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Off the mark | The Olympic Channel

  • Olympic channel has expanded its coverage plans for 2017 following a positive start
  • 441 million video views were recorded in 2016 following the channel’s launch in August
  • Localisation is a target for 2017, with 10 additional languages set to be added soon

The Olympic Channel was established last year to bridge the chasm between the quadrennial Games and provide a consistency of coverage that has traditionally disappeared once the Olympic flame has been extinguished in the host city.

Just six months after the launch of the channel, following the conclusion of the Rio 2016 summer Olympics, forecasting the future trajectory of the project with any degree of certainty requires numerous assumptions.

According to the channel’s general manager, Mark Parkman, focusing on the short-term audience figures for an embryonic initiative is not an accurate litmus test – for the time being at least.

“The International Olympic Committee has made clear the ultimate objectives for the Olympic Channel, so our measurement will be based in the long term on achieving those objectives, rather than giving short-term audience objectives,” he tells SportBusiness International.

“In addition, as an OTT platform, the Olympic Channel is not a traditional linear channel, thus it is not rated. We will use data from our users and other statistical measurements to help inform and support our structure as we continue to develop and grow the platform.”

However, if other metrics are considered at this stage of the channel’s development, a progress report provides a promising outlook.

VIDEO: One of the Olympic Channel’s short sports snippets, focusing on swimming


In 2016 the channel amassed 2.174 million followers across its Facebook, Twitter and Instagram handles, accounting for approximately 10 per cent of all IOC social media followers on the same platforms, to drive more than 441 million video views and 1.86 billion impressions.

“We’re not a traditional TV channel,” Parkman says. “We’re a platform that is across as many devices and means of distribution that we can be, which includes our website, apps, social media and linear – which are coming.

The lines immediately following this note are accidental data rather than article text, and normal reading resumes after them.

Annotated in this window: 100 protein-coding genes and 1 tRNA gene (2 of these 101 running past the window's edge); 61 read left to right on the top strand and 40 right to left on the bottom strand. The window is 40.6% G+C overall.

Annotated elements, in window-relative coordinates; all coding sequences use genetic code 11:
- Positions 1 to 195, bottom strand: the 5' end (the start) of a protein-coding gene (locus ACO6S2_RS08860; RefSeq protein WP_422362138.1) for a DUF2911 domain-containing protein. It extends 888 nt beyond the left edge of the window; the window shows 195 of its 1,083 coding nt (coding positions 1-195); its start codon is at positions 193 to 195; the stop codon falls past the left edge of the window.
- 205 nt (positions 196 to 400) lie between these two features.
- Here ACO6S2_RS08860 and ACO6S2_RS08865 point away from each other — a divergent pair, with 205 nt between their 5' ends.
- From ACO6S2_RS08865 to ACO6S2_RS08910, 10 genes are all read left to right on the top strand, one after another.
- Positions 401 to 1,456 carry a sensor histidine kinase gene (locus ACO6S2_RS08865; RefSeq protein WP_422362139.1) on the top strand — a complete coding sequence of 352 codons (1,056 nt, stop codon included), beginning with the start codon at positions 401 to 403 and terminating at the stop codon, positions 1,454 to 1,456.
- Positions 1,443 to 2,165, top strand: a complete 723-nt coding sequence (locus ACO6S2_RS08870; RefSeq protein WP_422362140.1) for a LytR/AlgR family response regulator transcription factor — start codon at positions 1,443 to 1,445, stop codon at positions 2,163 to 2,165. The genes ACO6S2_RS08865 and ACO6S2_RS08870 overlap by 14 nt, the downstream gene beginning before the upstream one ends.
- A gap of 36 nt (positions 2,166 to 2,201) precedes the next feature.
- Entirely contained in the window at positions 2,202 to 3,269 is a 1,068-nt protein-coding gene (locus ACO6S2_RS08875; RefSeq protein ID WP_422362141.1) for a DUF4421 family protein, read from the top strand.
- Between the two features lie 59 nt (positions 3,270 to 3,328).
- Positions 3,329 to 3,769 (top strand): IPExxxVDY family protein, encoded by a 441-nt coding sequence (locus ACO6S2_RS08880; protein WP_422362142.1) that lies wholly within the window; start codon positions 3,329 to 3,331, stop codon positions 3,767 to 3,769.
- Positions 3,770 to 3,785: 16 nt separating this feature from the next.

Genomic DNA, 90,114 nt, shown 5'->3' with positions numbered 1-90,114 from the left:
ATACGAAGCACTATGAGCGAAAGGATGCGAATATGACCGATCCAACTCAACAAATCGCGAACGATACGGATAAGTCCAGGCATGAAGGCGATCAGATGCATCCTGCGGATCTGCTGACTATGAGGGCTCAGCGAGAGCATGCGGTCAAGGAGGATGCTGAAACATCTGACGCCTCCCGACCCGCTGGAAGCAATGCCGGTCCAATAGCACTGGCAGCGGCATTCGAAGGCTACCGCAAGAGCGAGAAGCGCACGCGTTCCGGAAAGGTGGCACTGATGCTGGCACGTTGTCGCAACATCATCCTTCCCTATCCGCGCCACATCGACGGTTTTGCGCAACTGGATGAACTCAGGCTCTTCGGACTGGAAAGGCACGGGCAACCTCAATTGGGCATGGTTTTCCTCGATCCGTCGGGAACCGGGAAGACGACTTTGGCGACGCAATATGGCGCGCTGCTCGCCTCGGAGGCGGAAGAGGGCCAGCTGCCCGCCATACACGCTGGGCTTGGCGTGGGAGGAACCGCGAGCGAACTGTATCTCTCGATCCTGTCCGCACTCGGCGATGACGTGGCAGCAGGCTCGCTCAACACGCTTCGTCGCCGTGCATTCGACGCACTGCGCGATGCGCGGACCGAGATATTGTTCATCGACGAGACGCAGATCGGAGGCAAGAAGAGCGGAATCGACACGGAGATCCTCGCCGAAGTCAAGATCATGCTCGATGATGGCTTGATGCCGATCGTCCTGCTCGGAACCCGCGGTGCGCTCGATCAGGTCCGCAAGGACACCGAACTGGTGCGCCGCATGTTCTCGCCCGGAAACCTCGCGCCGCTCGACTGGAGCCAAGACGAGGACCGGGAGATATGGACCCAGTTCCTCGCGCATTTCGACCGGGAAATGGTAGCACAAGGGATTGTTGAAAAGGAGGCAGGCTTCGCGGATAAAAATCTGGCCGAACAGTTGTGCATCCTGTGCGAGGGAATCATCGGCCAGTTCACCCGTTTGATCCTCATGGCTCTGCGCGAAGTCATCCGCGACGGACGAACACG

“Digital platforms and channels are exploding, and then you have social media where our core demographic is consuming most of their content. In today’s world, we have to go to where they are. So, the Olympic Channel is a multi-platform ecosystem, and we’re aiming to get as much of our brand and content out there to viewers wherever they may be.”

From an administrative perspective, Parkman is satisfied with how the structure of the venture has developed since it was conceived as ‘recommendation 19’ of IOC president Thomas Bach’s Agenda 2020 roadmap for the Olympic Movement, “to provide a platform for sports and athletes beyond the Olympic Games period, 365 days a year… (and) to fully connect with the digital age and connect with young people on their terms.”

The channel was one of the first sports properties to use 360 video through its native player towards the end of 2016, while the core features of the digital product were built in the eight months immediately prior to the launch on August 21. Almost 2,000 pieces of content were created for the launch and the channel now has more than 5,000 available through the platform.

“We went from Executive Board approval in December 2014 to a fully-operational media entity in less than two years,” Parkman says. “We built a team of 100 representing 28 nationalities and moved into a new, fully-functioning facility and created a global digital media platform along with its content.

“One of our concerns was if we could create enough content in such a short amount of time to make it a viable content proposition. And that I think we achieved this, including the groundwork with all the IFs to get them to come to agreements on events that we could stream live.”

VIDEO: One of the Olympic Channel’s ‘Epic Olympic Moments,’ showcasing archived footage – in this case, Nadia Comaneci’s perfect 10 score


At its launch, it was anticipated that the channel would show live coverage of 37 events across 10 different sports before the end of 2016. However, the initial trickle of content partnerships became a stream, leading to 55 events and 201 live transmissions being shown on the channel by the turn of the year.

Having established to date relationships with 40 international federations – not all of whom are on the Games programme – the channel has expanded its horizons for 2017, with 198 events and nearly 500 live broadcasts scheduled.

By the second quarter of this year, the channel will also be available in 10 additional languages – Arabic, Chinese, French, German, Italian, Japanese, Korean, Portuguese, Russian and Spanish, as well as English.

“Some of our key priorities for 2017 are for languages and localisation as we continue to extend our reach to tell the stories of our athletes and sports outside of Games-time,” Parkman adds.